Keeping time (4/6/23)
Good afternoon, and happy Thursday. Whatever you celebrate, I hope you have a very happy holiday this week.
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Keeping up the TEMPO
In the wee hours of the morning tomorrow, NASA is planning to launch a small payload to take daily measurements of pollution across North America for the first time.
The instrument, called TEMPO (Tropospheric Emissions Monitoring of Pollution), is hitching a ride to space aboard the Intelsat 40E satellite, which is launching on a dedicated Falcon 9 from Cape Canaveral at 12:29am.
Monitoring pollution: TEMPO is headed to a geostationary (GEO) perch that gives it a view of the entire continental US, as well as parts of Mexico and Canada, all at once. Once per hour, the instrument will take an East-to-West scan of that whole region, hunting for polluting gasses. It has image resolution down to a few square miles per pixel—much sharper than current capabilities that resolve down to ~100 sq mi per pixel.
At its core, TEMPO is a grating spectrometer. That means that “it measures the Sun that’s reflected off the Earth’s atmosphere and separates it into about 2,000 component wavelengths,” Dennis Nicks, director of payload engineering at Ball Aerospace, which manufactured TEMPO, said on a press call.
“The scientists at SAO [the Smithsonian Astrophysical Observatory] then use these hyperspectral data to determine the concentration of trace gasses in the atmosphere.”
TEMPO will be the second of three instruments that monitor pollution activity over the Northern Hemisphere. The first, GEMS, is already in operation over Asia. ESA is currently working on building its Sentinel-4 satellite, which will provide the same capability over Europe and extend pollution monitoring over most of the land area in the Northern Hemisphere.
Keeping it cheap: In recent years, the government—NASA included—has been seeking out ways to take advantage of the technological progress in the commercial space industry to advance its own projects. Since TEMPO is riding on Intelsat 40E, NASA paid a whole lot less for construction and launch than it would have by building and launching its own independent satellite.
The decrease in cost of building smallsats, increased availability of hosted payload services, and the dramatic drop in launch costs over the past decade open the opportunity for an exciting new era of space exploration and science.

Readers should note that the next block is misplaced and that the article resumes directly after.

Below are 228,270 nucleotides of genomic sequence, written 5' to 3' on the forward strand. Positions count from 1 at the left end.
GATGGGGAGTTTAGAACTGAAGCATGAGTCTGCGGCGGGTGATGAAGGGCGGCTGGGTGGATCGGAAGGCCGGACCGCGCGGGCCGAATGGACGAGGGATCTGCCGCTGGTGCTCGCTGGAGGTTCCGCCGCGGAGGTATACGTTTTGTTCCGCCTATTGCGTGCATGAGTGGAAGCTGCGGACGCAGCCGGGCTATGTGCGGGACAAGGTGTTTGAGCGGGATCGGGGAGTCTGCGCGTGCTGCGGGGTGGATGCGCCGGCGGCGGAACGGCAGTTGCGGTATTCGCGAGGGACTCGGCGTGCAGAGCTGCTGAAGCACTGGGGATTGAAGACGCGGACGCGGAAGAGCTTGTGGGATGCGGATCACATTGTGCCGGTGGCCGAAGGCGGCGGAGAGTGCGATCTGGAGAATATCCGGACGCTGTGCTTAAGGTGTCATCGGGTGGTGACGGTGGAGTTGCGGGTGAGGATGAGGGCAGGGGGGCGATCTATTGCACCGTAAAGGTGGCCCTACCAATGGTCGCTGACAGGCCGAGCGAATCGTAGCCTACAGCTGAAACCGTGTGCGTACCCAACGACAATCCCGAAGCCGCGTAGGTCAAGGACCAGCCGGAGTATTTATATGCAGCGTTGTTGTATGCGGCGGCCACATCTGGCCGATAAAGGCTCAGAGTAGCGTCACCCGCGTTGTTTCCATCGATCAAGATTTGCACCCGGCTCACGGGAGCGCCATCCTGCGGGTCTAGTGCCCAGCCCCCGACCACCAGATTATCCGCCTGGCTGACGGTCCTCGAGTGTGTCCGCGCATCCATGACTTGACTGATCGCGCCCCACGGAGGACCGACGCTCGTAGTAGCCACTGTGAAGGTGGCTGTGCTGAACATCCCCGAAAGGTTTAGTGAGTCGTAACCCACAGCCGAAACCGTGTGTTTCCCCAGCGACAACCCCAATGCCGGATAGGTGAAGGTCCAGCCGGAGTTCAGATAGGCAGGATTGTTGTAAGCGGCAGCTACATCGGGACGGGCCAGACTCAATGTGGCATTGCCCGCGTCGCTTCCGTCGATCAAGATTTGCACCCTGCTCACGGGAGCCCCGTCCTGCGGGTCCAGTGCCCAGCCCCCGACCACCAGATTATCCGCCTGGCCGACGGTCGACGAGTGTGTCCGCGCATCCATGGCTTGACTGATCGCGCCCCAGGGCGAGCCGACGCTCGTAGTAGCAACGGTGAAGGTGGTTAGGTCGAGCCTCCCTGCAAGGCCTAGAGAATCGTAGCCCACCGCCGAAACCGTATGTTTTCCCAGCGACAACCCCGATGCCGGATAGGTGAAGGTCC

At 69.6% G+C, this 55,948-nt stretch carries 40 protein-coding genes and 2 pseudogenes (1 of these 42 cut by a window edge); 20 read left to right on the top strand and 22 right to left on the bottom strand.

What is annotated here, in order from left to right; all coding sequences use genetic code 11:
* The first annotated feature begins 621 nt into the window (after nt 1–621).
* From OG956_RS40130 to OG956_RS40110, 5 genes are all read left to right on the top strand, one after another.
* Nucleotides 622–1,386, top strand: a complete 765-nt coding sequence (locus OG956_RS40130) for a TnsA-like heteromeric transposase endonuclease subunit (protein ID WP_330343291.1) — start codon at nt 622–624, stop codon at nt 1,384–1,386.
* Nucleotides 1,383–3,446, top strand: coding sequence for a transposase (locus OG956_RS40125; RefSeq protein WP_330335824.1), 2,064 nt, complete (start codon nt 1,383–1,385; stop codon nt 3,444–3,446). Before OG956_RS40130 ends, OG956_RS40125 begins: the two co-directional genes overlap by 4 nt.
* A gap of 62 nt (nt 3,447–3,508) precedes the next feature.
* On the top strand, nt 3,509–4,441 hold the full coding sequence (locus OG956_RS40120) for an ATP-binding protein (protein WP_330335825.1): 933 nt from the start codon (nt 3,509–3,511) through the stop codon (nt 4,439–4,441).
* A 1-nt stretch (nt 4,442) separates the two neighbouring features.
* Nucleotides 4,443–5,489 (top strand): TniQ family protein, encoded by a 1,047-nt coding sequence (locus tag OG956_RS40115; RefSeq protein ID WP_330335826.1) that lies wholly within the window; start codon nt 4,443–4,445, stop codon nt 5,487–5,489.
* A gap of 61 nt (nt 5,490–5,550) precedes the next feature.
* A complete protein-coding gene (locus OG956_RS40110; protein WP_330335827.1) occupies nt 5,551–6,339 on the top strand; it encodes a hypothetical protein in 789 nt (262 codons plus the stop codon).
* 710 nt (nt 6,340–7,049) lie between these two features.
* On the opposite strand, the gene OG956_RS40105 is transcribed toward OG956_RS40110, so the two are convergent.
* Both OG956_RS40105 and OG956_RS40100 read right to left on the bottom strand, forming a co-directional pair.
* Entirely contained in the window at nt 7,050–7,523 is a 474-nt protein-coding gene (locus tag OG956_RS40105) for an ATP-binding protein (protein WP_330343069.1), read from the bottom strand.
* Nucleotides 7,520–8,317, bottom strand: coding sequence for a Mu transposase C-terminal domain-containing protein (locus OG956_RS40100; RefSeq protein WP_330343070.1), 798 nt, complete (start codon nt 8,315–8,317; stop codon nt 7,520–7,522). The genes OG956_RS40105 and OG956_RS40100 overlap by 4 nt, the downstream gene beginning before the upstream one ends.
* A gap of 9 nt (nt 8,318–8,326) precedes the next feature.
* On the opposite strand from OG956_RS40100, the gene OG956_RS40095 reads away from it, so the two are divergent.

Other News from the Cosmos
NASA is planning to launch two super-pressured balloons from New Zealand this month, testing a new method to study space from above most of Earth’s atmosphere.
Rivers develop and change over time with shifts in rainfall and erosion. Researchers at the Chinese Academy of Sciences used four decades of Landsat data to track water extent variations in rivers over time.
The Perseus cloud, a very young star cluster, contains bunches of molecules important for the formation of life, including water, carbon dioxide, and amino acids.
Lightweight mirrors for use in future space telescopes have been developed by scientists at the Max Planck Institute for Extraterrestrial Physics in Germany.
The Hubble tension—the conflict between two different measurements of the expansion of the universe—has long stumped astronomers. A study from EPFL’s Institute of Physics calibrated a new “yardstick” to help understand that rate.
The structure of galaxy clusters has pointed to new evidence to support the standard model of cosmology, which describes the distribution of matter, dark matter, and energy in the universe since the Big Bang.
A pair of quasars, or very energetic black holes accumulating material very quickly, was spotted from a time when the universe was ~3 billion years old.
The Planetary Society is leading a call to save (i.e., reprioritize) NASA’s VERITAS mission to Venus.
The View from Space
JWST has done it again with this striking view of Uranus, showing details of the ice giant's rings and a bright splotch on its left side, potentially showing storm activity.
Personally, I can't stop looking at the wide view, where you can pick out six of the planet's 27 moons: